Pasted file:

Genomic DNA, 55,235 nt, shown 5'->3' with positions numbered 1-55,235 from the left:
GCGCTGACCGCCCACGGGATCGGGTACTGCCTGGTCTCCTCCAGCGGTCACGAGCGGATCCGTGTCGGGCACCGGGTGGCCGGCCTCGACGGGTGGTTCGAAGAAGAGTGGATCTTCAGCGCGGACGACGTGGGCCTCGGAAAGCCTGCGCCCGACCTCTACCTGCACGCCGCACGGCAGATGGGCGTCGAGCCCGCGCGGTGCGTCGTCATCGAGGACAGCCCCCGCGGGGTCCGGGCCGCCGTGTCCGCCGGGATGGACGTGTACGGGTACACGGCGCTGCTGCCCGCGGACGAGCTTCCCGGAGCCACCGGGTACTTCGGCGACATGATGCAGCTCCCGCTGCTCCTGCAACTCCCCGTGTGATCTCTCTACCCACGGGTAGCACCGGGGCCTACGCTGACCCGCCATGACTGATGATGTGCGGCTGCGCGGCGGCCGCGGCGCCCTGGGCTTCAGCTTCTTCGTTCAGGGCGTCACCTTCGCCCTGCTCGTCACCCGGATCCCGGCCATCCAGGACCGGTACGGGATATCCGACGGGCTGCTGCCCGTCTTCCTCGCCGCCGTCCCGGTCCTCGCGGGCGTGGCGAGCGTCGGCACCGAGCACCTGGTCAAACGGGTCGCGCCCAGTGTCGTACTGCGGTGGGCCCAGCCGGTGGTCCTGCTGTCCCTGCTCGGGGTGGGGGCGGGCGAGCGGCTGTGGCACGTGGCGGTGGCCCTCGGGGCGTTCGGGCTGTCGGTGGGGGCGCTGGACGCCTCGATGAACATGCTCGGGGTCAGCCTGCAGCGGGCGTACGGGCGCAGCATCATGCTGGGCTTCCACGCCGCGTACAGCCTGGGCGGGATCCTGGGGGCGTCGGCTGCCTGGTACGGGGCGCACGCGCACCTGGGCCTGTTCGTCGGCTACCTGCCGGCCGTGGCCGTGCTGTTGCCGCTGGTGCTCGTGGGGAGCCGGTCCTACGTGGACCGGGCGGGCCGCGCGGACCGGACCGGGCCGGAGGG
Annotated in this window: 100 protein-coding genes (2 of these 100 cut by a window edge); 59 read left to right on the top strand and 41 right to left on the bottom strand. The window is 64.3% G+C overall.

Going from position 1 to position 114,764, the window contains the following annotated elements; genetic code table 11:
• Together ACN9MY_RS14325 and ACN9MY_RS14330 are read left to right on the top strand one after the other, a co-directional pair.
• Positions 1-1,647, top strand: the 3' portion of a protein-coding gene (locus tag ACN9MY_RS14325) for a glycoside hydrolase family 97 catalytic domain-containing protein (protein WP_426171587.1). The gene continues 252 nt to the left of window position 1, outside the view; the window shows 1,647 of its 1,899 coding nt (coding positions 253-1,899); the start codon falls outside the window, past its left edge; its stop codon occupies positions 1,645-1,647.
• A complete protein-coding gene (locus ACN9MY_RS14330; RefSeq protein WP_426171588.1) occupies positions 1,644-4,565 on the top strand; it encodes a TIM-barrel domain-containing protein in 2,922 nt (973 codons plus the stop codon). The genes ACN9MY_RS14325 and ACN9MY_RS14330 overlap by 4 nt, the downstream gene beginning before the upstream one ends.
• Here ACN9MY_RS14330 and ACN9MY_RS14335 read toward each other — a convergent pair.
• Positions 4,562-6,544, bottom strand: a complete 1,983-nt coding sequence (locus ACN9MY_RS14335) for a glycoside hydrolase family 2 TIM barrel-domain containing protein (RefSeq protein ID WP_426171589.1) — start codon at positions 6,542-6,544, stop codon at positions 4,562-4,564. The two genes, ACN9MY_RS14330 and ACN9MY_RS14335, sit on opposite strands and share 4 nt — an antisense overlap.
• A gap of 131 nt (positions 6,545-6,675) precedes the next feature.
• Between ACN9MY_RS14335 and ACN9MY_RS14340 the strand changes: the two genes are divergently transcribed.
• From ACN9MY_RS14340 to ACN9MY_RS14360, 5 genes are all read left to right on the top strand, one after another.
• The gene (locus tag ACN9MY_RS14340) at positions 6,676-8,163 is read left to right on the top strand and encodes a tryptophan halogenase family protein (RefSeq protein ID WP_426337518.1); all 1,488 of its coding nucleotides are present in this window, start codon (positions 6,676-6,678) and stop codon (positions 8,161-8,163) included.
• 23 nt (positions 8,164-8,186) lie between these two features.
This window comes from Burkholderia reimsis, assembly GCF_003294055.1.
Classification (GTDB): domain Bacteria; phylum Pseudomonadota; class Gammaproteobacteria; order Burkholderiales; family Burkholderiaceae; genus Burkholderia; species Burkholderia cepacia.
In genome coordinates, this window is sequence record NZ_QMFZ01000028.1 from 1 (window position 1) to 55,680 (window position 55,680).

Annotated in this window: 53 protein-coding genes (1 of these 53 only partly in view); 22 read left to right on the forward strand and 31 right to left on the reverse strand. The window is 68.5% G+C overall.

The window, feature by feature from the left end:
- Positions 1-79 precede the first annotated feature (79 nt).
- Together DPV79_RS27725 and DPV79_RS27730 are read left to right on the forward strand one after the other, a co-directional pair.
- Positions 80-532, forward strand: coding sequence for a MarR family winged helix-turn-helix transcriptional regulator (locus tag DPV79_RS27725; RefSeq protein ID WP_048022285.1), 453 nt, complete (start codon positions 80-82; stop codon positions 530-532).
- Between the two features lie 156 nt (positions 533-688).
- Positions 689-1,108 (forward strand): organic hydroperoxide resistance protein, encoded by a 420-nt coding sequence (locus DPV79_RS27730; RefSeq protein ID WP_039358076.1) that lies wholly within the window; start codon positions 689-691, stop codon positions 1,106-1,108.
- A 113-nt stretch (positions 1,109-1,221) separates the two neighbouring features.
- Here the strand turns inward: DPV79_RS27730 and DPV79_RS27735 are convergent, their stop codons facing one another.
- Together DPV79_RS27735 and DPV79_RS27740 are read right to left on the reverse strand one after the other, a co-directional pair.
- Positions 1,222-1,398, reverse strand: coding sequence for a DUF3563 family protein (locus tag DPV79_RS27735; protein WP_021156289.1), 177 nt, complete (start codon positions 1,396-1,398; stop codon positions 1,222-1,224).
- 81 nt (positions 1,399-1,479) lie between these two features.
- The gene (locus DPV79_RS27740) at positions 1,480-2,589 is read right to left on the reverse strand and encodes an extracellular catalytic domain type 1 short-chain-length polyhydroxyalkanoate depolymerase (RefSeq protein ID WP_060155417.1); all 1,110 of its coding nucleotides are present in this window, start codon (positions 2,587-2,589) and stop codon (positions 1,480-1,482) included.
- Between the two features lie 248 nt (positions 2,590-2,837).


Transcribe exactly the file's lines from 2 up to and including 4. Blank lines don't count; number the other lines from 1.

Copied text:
GCGCTGACCGCCCACGGGATCGGGTACTGCCTGGTCTCCTCCAGCGGTCACGAGCGGATCCGTGTCGGGCACCGGGTGGCCGGCCTCGACGGGTGGTTCGAAGAAGAGTGGATCTTCAGCGCGGACGACGTGGGCCTCGGAAAGCCTGCGCCCGACCTCTACCTGCACGCCGCACGGCAGATGGGCGTCGAGCCCGCGCGGTGCGTCGTCATCGAGGACAGCCCCCGCGGGGTCCGGGCCGCCGTGTCCGCCGGGATGGACGTGTACGGGTACACGGCGCTGCTGCCCGCGGACGAGCTTCCCGGAGCCACCGGGTACTTCGGCGACATGATGCAGCTCCCGCTGCTCCTGCAACTCCCCGTGTGATCTCTCTACCCACGGGTAGCACCGGGGCCTACGCTGACCCGCCATGACTGATGATGTGCGGCTGCGCGGCGGCCGCGGCGCCCTGGGCTTCAGCTTCTTCGTTCAGGGCGTCACCTTCGCCCTGCTCGTCACCCGGATCCCGGCCATCCAGGACCGGTACGGGATATCCGACGGGCTGCTGCCCGTCTTCCTCGCCGCCGTCCCGGTCCTCGCGGGCGTGGCGAGCGTCGGCACCGAGCACCTGGTCAAACGGGTCGCGCCCAGTGTCGTACTGCGGTGGGCCCAGCCGGTGGTCCTGCTGTCCCTGCTCGGGGTGGGGGCGGGCGAGCGGCTGTGGCACGTGGCGGTGGCCCTCGGGGCGTTCGGGCTGTCGGTGGGGGCGCTGGACGCCTCGATGAACATGCTCGGGGTCAGCCTGCAGCGGGCGTACGGGCGCAGCATCATGCTGGGCTTCCACGCCGCGTACAGCCTGGGCGGGATCCTGGGGGCGTCGGCTGCCTGGTACGGGGCGCACGCGCACCTGGGCCTGTTCGTCGGCTACCTGCCGGCCGTGGCCGTGCTGTTGCCGCTGGTGCTCGTGGGGAGCCGGTCCTACGTGGACCGGGCGGGCCGCGCGGACCGGACCGGGCCGGAGGG
Annotated in this window: 100 protein-coding genes (2 of these 100 cut by a window edge); 59 read left to right on the top strand and 41 right to left on the bottom strand. The window is 64.3% G+C overall.

Going from position 1 to position 114,764, the window contains the following annotated elements; genetic code table 11: